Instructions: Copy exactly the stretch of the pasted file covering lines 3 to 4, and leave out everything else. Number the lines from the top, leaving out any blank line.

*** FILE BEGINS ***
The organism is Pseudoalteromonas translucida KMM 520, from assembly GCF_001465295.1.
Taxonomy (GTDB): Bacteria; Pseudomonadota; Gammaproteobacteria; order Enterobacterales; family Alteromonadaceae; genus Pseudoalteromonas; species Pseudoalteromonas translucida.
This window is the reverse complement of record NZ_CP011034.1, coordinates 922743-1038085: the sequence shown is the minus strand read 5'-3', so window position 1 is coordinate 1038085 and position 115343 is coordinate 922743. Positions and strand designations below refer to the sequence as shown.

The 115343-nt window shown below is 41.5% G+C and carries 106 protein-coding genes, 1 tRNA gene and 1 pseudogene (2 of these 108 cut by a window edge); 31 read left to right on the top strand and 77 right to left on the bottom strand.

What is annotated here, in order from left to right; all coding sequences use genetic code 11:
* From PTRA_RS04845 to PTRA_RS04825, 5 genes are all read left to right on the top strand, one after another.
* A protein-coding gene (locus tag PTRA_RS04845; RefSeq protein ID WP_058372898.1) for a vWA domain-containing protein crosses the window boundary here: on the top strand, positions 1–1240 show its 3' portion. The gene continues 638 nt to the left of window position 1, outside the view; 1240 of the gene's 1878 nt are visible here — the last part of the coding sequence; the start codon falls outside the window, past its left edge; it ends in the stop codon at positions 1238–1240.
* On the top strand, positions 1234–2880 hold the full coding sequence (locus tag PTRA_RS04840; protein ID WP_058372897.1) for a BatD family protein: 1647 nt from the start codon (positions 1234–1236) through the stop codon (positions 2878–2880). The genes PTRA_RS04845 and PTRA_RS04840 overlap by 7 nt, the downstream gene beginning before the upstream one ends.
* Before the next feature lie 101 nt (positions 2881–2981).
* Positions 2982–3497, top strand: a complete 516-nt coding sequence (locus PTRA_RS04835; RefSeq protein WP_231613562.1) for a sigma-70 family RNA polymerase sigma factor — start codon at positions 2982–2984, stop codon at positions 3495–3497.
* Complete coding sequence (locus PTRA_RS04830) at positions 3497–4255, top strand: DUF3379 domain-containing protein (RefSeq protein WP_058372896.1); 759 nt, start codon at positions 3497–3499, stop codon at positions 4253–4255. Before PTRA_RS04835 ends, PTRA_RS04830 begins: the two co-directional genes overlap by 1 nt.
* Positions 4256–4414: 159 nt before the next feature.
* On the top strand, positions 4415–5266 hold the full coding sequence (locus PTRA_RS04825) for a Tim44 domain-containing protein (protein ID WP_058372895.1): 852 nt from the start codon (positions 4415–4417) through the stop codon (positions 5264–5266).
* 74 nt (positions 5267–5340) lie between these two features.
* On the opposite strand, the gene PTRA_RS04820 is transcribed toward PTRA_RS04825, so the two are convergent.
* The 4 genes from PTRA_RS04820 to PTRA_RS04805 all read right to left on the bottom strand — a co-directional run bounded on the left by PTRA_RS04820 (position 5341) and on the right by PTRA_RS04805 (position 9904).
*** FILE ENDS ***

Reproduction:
This window is the reverse complement of record NZ_CP011034.1, coordinates 922743-1038085: the sequence shown is the minus strand read 5'-3', so window position 1 is coordinate 1038085 and position 115343 is coordinate 922743. Positions and strand designations below refer to the sequence as shown.

The 115343-nt window shown below is 41.5% G+C and carries 106 protein-coding genes, 1 tRNA gene and 1 pseudogene (2 of these 108 cut by a window edge); 31 read left to right on the top strand and 77 right to left on the bottom strand.